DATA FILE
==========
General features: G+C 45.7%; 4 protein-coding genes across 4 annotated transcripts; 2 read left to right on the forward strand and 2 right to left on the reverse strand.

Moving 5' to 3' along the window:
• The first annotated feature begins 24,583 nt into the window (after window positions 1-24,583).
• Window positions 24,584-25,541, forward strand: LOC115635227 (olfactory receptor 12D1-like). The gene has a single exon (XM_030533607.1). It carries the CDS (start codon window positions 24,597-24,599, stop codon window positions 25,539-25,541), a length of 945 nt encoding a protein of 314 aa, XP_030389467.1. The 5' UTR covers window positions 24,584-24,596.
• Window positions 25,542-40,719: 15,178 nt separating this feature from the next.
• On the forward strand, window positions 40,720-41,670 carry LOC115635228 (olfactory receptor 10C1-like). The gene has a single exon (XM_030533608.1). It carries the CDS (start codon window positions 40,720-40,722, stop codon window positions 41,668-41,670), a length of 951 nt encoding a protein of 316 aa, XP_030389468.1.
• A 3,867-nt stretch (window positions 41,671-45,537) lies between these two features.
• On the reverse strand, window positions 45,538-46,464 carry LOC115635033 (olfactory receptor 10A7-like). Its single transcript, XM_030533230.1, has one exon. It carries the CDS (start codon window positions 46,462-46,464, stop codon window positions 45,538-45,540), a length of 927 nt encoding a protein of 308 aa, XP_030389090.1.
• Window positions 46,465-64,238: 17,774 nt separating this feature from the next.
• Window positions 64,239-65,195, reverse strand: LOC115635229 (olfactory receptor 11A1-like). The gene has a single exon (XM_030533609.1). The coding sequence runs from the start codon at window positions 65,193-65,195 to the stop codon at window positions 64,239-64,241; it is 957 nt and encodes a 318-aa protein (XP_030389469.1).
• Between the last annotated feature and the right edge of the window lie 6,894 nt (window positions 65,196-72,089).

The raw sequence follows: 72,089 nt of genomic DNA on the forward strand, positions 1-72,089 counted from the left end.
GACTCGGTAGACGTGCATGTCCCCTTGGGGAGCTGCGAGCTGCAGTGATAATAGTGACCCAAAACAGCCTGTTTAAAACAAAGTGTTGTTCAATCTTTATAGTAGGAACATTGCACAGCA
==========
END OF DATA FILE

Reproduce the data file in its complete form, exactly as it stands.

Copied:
General features: G+C 45.7%; 4 protein-coding genes across 4 annotated transcripts; 2 read left to right on the forward strand and 2 right to left on the reverse strand.

Moving 5' to 3' along the window:
• The first annotated feature begins 24,583 nt into the window (after window positions 1-24,583).
• Window positions 24,584-25,541, forward strand: LOC115635227 (olfactory receptor 12D1-like). The gene has a single exon (XM_030533607.1). It carries the CDS (start codon window positions 24,597-24,599, stop codon window positions 25,539-25,541), a length of 945 nt encoding a protein of 314 aa, XP_030389467.1. The 5' UTR covers window positions 24,584-24,596.
• Window positions 25,542-40,719: 15,178 nt separating this feature from the next.
• On the forward strand, window positions 40,720-41,670 carry LOC115635228 (olfactory receptor 10C1-like). The gene has a single exon (XM_030533608.1). It carries the CDS (start codon window positions 40,720-40,722, stop codon window positions 41,668-41,670), a length of 951 nt encoding a protein of 316 aa, XP_030389468.1.
• A 3,867-nt stretch (window positions 41,671-45,537) lies between these two features.
• On the reverse strand, window positions 45,538-46,464 carry LOC115635033 (olfactory receptor 10A7-like). Its single transcript, XM_030533230.1, has one exon. It carries the CDS (start codon window positions 46,462-46,464, stop codon window positions 45,538-45,540), a length of 927 nt encoding a protein of 308 aa, XP_030389090.1.
• Window positions 46,465-64,238: 17,774 nt separating this feature from the next.
• Window positions 64,239-65,195, reverse strand: LOC115635229 (olfactory receptor 11A1-like). The gene has a single exon (XM_030533609.1). The coding sequence runs from the start codon at window positions 65,193-65,195 to the stop codon at window positions 64,239-64,241; it is 957 nt and encodes a 318-aa protein (XP_030389469.1).
• Between the last annotated feature and the right edge of the window lie 6,894 nt (window positions 65,196-72,089).

The raw sequence follows: 72,089 nt of genomic DNA on the forward strand, positions 1-72,089 counted from the left end.
GACTCGGTAGACGTGCATGTCCCCTTGGGGAGCTGCGAGCTGCAGTGATAATAGTGACCCAAAACAGCCTGTTTAAAACAAAGTGTTGTTCAATCTTTATAGTAGGAACATTGCACAGCA